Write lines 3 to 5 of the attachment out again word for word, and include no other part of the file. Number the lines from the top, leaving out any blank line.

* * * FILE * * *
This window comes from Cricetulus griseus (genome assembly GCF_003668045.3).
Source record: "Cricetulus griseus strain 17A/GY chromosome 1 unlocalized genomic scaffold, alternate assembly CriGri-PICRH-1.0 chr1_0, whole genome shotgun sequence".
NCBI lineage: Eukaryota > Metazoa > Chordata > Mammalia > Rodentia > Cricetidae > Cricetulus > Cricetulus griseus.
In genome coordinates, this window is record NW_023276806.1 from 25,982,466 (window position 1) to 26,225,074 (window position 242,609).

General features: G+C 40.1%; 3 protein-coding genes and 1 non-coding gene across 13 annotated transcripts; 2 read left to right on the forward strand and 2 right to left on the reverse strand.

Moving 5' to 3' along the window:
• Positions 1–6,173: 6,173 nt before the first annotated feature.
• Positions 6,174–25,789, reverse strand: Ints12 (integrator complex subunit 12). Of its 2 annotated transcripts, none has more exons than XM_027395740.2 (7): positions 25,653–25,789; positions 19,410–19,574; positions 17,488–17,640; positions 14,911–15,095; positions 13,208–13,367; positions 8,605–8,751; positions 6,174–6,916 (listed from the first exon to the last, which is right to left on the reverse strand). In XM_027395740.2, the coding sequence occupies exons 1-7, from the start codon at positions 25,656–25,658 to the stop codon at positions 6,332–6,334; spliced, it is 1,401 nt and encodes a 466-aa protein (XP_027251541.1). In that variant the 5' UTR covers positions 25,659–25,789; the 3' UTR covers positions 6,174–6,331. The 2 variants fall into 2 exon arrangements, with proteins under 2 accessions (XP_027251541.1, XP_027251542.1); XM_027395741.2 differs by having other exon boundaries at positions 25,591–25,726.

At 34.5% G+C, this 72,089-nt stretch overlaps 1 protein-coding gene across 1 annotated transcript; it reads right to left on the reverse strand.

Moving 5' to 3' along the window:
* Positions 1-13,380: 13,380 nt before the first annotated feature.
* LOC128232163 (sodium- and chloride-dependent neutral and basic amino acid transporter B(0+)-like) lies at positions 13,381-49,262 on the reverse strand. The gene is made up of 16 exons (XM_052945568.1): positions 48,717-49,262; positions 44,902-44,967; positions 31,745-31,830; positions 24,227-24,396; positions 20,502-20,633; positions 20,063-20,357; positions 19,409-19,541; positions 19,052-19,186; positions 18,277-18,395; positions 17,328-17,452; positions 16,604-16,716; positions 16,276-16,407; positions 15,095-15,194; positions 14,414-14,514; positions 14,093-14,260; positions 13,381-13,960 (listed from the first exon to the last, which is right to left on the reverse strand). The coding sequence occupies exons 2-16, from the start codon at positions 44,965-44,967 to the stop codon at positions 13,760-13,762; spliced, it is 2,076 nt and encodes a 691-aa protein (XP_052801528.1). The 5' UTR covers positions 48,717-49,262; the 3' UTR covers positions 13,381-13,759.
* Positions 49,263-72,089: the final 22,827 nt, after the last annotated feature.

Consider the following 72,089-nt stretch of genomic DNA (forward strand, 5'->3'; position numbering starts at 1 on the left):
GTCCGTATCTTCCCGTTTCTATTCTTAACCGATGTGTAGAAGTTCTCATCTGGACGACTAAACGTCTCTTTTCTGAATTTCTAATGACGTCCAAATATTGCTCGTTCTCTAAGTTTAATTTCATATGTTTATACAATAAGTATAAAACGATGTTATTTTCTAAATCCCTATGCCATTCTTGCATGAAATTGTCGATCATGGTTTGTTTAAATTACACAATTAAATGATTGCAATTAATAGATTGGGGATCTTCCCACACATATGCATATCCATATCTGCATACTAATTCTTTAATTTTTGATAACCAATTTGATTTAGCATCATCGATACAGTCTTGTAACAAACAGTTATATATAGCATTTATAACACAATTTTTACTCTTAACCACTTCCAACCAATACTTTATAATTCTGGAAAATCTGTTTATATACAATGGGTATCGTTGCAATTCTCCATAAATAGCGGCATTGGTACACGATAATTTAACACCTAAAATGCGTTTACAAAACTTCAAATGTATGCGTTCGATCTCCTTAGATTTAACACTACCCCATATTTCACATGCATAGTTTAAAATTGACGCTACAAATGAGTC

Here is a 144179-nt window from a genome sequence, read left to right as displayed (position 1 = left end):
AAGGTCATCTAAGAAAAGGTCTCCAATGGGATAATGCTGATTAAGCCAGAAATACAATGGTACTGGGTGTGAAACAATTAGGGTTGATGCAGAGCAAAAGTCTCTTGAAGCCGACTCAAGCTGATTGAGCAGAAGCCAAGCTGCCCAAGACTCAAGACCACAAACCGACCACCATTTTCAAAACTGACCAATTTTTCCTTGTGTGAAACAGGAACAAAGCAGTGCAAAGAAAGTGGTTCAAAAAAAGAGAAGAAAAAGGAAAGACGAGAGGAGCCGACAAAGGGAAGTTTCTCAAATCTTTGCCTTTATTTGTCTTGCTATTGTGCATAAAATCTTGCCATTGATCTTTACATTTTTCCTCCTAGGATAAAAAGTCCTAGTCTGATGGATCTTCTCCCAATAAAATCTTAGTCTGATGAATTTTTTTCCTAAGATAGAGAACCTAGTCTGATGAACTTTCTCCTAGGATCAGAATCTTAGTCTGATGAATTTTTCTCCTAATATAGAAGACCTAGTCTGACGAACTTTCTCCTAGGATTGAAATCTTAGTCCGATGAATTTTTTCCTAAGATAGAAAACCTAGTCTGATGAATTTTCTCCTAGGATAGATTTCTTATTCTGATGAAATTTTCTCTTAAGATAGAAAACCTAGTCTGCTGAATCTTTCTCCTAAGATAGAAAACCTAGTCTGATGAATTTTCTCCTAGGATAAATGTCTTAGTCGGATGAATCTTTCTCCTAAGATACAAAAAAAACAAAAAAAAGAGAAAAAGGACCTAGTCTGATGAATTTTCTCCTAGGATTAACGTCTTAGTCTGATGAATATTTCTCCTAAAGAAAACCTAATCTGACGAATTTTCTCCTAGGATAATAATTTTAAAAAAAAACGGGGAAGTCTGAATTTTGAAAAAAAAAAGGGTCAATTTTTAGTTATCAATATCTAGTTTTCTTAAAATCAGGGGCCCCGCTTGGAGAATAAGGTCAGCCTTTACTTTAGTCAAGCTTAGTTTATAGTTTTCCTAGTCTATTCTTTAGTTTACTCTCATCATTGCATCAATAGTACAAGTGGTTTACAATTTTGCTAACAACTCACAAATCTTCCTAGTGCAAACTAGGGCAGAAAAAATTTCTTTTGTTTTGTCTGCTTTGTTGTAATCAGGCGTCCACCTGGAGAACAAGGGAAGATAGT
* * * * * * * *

NCBI lineage: Eukaryota > Metazoa > Chordata > Mammalia > Rodentia > Cricetidae > Cricetulus > Cricetulus griseus.
In genome coordinates, this window is record NW_023276806.1 from 25,982,466 (window position 1) to 26,225,074 (window position 242,609).

General features: G+C 40.1%; 3 protein-coding genes and 1 non-coding gene across 13 annotated transcripts; 2 read left to right on the forward strand and 2 right to left on the reverse strand.